Family heads to US for dyslexia support
Frustrated and tired with a lack of support for dyslexia, the Johnstone family are leaving New Zealand for the United States next month.
Just months before Jeni Johnstone moved from California to New Zealand in 2006, with Cantabrian husband James, their son Ian was diagnosed with dyslexia.
"We heard such good things about the New Zealand education system and we thought we were both intelligent and engaged enough to support Ian," Johnstone said.
But it was not until 2007, a year after they arrived, that the Government formally recognised dyslexia as a learning disability and began funding programmes including reading assistance and resource teachers.
"But it [the programme] did not help Ian, it is not phonetic and kids with dyslexia need to be explicitly taught chronological methods," Johnstone said.
"By the end of the first year he [Ian] hated school.
"We moved him to Discovery but unfortunately a few weeks after, the [February 2011] earthquake struck."
Ian, now 14, forged ahead at Discovery but the family soon found him struggling with too many choices at the school, where pupils set their own learning agenda.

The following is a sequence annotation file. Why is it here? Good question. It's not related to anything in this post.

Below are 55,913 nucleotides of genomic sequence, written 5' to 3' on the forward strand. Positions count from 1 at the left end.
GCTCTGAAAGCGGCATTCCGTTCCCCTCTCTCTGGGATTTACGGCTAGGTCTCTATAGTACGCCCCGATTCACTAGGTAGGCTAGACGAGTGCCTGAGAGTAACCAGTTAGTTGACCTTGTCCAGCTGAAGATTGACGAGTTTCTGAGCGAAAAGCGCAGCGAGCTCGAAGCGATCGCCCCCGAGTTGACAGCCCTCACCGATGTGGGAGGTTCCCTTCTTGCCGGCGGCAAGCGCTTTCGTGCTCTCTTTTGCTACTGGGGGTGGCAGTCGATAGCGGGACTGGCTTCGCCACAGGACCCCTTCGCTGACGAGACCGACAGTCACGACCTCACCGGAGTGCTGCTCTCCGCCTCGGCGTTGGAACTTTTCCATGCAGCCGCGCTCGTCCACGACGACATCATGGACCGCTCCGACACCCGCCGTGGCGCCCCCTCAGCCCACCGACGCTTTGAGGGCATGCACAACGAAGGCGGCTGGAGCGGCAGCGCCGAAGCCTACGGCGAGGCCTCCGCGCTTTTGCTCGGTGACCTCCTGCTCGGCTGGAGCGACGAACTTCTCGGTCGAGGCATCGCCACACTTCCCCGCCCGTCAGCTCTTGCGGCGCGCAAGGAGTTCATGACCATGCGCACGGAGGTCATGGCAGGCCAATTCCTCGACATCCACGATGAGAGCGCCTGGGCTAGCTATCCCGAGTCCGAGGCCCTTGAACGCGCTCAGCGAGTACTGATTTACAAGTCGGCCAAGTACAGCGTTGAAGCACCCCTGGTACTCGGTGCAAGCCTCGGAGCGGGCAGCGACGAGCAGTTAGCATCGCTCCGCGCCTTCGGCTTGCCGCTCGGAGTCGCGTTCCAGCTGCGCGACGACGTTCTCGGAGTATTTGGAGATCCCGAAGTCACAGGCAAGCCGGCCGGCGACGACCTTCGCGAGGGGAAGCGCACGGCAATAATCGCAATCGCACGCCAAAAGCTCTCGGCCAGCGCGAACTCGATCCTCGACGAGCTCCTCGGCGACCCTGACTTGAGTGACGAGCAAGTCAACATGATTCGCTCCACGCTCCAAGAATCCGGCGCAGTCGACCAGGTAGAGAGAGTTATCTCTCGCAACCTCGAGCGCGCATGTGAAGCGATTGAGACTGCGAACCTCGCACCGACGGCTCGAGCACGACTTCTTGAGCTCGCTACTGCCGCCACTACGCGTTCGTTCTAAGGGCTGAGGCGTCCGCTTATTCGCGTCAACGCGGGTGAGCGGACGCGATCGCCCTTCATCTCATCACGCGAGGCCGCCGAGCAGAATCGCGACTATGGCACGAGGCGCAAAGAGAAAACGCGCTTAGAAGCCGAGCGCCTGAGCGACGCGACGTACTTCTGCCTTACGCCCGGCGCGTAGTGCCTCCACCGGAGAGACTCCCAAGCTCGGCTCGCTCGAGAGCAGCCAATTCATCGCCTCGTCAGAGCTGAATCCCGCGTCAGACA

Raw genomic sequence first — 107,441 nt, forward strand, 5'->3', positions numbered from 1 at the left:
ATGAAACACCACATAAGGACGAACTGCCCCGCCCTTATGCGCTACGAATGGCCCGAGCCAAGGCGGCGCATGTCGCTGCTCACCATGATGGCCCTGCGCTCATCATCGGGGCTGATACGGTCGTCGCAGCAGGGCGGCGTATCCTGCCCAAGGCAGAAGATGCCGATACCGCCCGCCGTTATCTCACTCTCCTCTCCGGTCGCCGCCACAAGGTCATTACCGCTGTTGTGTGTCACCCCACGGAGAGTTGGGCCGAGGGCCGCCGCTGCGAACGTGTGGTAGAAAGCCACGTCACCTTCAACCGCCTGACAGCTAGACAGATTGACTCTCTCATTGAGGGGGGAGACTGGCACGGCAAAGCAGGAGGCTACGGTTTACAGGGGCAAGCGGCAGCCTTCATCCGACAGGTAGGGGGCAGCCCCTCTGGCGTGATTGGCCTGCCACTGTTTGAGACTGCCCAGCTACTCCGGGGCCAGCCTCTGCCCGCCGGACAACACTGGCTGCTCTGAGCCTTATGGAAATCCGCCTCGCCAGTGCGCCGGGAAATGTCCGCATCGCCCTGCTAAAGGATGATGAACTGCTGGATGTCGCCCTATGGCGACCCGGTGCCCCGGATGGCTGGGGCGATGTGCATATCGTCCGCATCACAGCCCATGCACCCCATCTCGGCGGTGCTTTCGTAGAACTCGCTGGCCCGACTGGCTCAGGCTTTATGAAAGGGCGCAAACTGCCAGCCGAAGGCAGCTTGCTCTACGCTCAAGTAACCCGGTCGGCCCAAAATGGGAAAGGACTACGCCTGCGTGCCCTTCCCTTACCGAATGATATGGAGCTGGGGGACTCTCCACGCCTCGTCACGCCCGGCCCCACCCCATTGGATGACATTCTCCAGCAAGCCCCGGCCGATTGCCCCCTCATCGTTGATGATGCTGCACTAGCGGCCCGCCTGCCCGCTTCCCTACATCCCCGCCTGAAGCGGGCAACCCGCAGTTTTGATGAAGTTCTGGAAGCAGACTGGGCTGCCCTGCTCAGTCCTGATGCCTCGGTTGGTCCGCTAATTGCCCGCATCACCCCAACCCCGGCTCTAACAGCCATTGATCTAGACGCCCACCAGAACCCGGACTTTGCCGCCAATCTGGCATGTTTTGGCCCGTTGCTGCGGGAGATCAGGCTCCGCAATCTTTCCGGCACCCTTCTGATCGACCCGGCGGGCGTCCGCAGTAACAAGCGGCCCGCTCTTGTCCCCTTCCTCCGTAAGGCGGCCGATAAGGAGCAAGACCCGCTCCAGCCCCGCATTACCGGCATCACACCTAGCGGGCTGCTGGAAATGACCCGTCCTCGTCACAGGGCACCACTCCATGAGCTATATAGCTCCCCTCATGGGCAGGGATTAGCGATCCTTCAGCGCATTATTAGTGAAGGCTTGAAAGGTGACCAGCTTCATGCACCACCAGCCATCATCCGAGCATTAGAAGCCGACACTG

"We moved him to being home schooled by a tutor. That is working really well, but he is a social kid.
"We looked at all the school options from local high schools to fantastically expensive private schools but there was no option out there that would suit him."
With nowhere to turn, the family looked back to the US and found dyslexia-specialist Thomas Edison High School in Portland, Oregon.
Ian will learn in classes of just eight pupils, in a way tailored to those with the condition.
Despite the move, Johnstone could not fault the Kiwi teachers who have taught Ian.
University of Canterbury professor John Everatt said New Zealand struggled to diagnose and address dyslexia.
"To be honest, we don't really understand dyslexia at an academic level," he said.
"A lot of teachers understandably find it confusing about what they should do. I think that is one of the reasons why provision varies greatly across different schools."
Everatt said teaching all pupils phonetics - the sounds of words - would go some way to addressing dyslexia.
It was also important not to label dyslexia as a disability that should not be dealt with in the mainstream classroom, he said.